Global Legal Information Network

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The Global Legal Information Network (GLIN) is a cooperative, not-for-profit federation of government agencies or their designees that contribute national legal information to the GLIN database. It is an automated database of statutes, regulations and related material that originate from countries in the Americas, Europe, Africa and Asia. The data are in a central server at the Library of Congress in Washington, DC. Access is equally shared by all participating national GLIN stations. Anyone with Internet connections can access summaries of and citations to over 168,000 laws from fifty-one nations, although copyright and distribution-rights issues currently preclude public access to full texts. A distributed network is envisioned, and the database will reside on servers in other member nations as well as the Law Library of Congress.

GLIN was initiated by the Law Library of Congress in 1991. The Network celebrated its 15th Anniversary in September 2008.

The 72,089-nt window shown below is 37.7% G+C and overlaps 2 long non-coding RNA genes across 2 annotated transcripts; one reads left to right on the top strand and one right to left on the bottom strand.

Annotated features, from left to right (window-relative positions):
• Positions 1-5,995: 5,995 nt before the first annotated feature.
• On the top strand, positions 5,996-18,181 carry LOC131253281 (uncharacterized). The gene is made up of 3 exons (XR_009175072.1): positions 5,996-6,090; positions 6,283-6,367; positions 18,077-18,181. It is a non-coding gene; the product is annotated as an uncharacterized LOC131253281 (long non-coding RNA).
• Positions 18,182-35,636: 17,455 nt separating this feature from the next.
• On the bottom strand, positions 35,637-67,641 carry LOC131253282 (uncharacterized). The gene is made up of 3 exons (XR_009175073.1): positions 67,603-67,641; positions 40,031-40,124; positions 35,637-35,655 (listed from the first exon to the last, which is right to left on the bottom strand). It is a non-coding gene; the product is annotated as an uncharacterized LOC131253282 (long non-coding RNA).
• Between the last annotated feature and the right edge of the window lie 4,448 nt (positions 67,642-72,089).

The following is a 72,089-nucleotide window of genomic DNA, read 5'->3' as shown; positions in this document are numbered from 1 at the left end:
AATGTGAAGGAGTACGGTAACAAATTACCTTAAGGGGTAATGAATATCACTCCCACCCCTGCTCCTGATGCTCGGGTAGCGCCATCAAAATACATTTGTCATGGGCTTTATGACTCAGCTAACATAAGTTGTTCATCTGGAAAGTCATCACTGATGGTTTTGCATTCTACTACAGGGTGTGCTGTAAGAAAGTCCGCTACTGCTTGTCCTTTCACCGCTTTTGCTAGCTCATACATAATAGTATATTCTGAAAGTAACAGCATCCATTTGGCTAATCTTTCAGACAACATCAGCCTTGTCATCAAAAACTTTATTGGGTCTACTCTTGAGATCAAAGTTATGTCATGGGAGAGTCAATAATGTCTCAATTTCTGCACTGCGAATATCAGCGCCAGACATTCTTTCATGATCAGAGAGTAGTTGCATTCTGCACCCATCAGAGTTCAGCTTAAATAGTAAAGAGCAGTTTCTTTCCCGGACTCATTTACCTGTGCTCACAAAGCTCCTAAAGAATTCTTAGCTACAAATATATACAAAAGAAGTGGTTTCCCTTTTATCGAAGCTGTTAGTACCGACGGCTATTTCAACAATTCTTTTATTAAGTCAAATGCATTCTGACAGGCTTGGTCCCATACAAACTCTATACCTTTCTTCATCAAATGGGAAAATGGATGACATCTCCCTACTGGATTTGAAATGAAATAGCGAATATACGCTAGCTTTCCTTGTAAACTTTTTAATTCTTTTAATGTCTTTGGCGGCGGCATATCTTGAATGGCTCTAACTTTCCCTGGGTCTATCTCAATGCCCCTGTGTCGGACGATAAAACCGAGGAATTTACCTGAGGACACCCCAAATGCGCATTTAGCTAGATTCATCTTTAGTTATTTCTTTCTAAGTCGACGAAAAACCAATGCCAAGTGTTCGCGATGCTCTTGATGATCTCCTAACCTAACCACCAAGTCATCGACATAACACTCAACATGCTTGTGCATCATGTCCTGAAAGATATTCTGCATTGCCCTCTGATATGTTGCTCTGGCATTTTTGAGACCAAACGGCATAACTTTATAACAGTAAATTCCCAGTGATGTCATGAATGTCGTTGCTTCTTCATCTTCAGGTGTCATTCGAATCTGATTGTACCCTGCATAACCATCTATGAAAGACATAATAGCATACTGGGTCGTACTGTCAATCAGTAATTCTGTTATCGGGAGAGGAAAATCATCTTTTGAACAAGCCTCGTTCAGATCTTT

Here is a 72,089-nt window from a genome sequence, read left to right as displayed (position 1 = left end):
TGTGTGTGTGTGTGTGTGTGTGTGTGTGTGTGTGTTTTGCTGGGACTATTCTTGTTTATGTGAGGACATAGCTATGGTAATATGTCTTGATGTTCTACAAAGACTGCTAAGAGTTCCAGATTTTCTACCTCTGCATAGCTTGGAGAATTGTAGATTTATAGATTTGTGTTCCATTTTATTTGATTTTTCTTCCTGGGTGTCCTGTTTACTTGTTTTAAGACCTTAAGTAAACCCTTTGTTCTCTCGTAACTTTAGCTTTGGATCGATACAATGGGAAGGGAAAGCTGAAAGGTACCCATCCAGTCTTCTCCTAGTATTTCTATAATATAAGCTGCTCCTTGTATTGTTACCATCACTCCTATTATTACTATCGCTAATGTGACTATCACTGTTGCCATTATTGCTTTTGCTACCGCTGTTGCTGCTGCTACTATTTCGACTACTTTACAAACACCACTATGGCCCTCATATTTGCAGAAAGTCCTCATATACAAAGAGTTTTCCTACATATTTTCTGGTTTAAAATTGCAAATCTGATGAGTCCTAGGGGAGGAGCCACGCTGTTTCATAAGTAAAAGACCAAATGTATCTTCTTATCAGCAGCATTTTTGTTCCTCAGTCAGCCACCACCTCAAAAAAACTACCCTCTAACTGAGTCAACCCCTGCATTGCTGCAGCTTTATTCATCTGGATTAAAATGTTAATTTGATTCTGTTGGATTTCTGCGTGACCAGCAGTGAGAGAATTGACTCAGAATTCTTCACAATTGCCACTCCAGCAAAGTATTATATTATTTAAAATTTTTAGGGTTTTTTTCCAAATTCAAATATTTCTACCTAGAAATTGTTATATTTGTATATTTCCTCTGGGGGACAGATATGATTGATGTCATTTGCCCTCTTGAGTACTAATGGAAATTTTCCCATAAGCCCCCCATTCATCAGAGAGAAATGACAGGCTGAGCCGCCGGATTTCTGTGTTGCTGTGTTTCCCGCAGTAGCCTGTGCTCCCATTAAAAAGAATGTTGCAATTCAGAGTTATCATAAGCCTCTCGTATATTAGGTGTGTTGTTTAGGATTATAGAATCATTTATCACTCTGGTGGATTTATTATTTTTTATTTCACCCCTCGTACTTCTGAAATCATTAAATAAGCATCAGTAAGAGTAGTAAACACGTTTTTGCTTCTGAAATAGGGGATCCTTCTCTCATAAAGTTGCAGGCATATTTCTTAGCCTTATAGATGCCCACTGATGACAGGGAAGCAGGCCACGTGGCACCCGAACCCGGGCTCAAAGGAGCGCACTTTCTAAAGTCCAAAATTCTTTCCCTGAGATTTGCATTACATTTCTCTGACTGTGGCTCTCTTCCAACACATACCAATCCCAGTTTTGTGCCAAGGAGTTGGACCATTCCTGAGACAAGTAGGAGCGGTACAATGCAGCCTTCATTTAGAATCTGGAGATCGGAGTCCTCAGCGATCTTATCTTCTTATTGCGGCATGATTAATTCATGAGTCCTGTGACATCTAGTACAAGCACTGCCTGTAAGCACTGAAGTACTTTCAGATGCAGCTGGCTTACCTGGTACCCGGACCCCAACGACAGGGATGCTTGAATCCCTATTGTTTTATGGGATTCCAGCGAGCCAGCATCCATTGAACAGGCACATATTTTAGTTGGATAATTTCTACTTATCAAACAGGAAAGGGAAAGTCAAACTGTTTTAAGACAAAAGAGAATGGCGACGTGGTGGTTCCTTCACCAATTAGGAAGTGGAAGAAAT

At present, 36 countries and International Organizations comprise the membership of GLIN. These are, in alphabetical order: Argentina, Brazil, Cameroon, Canada, Democratic Republic of the Congo, Costa Rica, Dominican Republic, Ecuador, Egypt, El Salvador, Gabon, Guatemala, Honduras, Republic of Korea, Kuwait, Lithuania, Mali, Mauritania, MERCOSUR, Mexico, Nicaragua, Organization of American States, Pakistan, Panama, Paraguay, Qatar, Romania, Russia, Saudi Arabia, Taiwan, Tunisia, Ukraine, United Kingdom, United Nations, United States, and Uruguay. The database also includes legislation of non-member jurisdictions. Searches may be made by jurisdiction, publication date, subject terms, and language.

"Top 21" Award[edit]

The Industry Advisory Council (IAC) selected GLIN as one of the "Top 21" Excellence.Gov Award Finalists for 2009. For 2009, the 21 program finalists all met the stringent criteria for "demonstrating excellence in improving organizational performance using information technology." Each year, the Excellence.Gov Awards recognize the federal government's best IT projects and the SIG selects a different theme for the awards. The theme for 2009, "Transparency: Using IT to improve the interaction between Government and its Stakeholders," focuses on how government organizations use IT transparently to improve the public's information gathering abilities, or an agency's ability to deliver information to the public or a particular constituency. A panel of 25 judges "federal government and industry executives" reviewed 60 nominations and selected 21 for recognition at a ceremony on April 14, 2009.

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